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LANL Targets Higher Education; Workforce Planning

on October 18, 2017 - 7:41am

Los Alamos National Laboratory Community Partnership Office Executive Director Kathy Keith and Technology Transfer Division Leader Dave Pesiri address the Regional Coalition of LANL Communities board meeting Friday in Espanola. Photo by Maire O'Neill/


Los Alamos Daily Post


Los Alamos National Laboratory is focusing on higher education and workforce planning for Northern New Mexico, Kathy Keith, executive director of the LANL Community Partnerships Office told the Coalition of LANL Communities Board Friday at their quarterly meeting in Espanola.

Keith told the Board that the Lab’s current workforce level is a little more than 11,000, not including contract employees. She said 45 percent of those hired in 2016 were under the age of 35 and 35 percent of those hired between June 2016 and May 2017 were born in New Mexico.

“We are building the workforce that will lead the Lab forward,” she said.

Keith said a two-year commitment has been made with New Mexico First, a public policy organization involved in various issues facing communities, under which they will assist the Lab in focusing on higher education partnerships, programs and alignment for the first year. In the second year, the focus will shift to engaging kindergarten through 12th grade education leaders with higher education partners to develop and implement a comprehensive regional pipeline and workforce development strategy.

Keith said what is being heard from the higher education community is that there are not enough students coming into their funnel who are interested in STEM opportunities.

“We don’t have enough students who see themselves as being interested in STEM or being able to succeed in STEM careers,” she said. “What they also told us was they don’t think that’s an accurate representation. They think we have students with a lot of aptitude in these areas but don’t really see themselves in those kinds of careers.”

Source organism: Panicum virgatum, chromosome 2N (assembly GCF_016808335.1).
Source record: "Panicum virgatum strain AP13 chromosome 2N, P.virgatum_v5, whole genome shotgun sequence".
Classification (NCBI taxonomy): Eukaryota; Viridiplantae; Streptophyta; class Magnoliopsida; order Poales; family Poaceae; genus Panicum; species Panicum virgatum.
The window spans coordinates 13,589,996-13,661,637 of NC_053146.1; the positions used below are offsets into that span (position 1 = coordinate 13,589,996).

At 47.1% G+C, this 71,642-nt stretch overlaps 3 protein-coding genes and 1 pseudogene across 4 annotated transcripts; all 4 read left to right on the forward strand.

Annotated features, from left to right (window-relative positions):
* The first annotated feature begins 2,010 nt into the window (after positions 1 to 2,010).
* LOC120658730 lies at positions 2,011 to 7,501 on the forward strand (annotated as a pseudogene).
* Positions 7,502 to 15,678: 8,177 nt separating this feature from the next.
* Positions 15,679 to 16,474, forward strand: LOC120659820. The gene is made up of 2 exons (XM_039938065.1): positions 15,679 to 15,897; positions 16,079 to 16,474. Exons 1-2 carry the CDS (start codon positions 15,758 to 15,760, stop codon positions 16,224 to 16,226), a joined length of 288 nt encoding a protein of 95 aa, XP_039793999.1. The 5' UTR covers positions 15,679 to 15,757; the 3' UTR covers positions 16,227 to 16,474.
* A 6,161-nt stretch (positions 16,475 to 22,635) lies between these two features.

Keith said this was why they decided at the beginning of this process to introduce kindergarten through 12th grade into the system as well. She said since 2006, the LANL Math and Science Academy has worked in elementary schools in Northern New Mexico to support the teaching of mathematics. She discussed a newly announced partnership with Pojoaque Valley School District and Highlands University that supports pre-service and in-service teachers with math training.

“We’re not changing the curriculum, we’re changing how math is taught,” Keith said, adding that initially the principal and two teachers from each school will be involved and take the training back to their schools.

“We’re starting with teachers because teachers are touching hundreds of students every day. They will be teaching thousands of students coming through the system in years to come,” she said. “Giving teachers the best tools to be the best teachers they can be and supporting them is the way to go in terms of moving forward in changing the way we teach math in Northern New Mexico.”

Schools in Los Alamos, Cuba, Abiquiu, Taos and Jemez Valley are involved in the project.

Keith also discussed the projected number of people the Lab anticipates hiring in the next five years. The list includes, 24 accountants, 60 administrative assistants, 115 computing systems professionals, 89 computing systems techs, 45 construction engineers, 25 designer/drafters, 14 development and fabrication techs, 14 document control analysts, 50 engineered systems techs, 63 engineering technologists, 35 machinists, 2 maintenance support specialists, 19, operations support specialists, 23 operators, 28 process and sampling techs, 14 production control specialists, 41 professional staff assistants, 78 project controls, 7 property specialists, 17 radiation control techs, 249 research techs, 144 research technologists,  36 security specialists, 9 service center representatives and 49 technical project managers.

Keith said there are about 1,000 craft or skilled labor employees at the Lab involved in areas such as facilities, maintenance and repairs - making the Lab the largest labor workforce in the state. She also described a partnership between Local UA 412 in Questa and the local high school in which the union has reviewed the existing welding course and will co-instruct the class next semester.

Classes will expand in Spring 2019 to community members with the addition of the University of New Mexico-Taos as the higher education partner. Keith said the program is part of the strategic economic development plan for a post-mining economy and aligned with the community needs.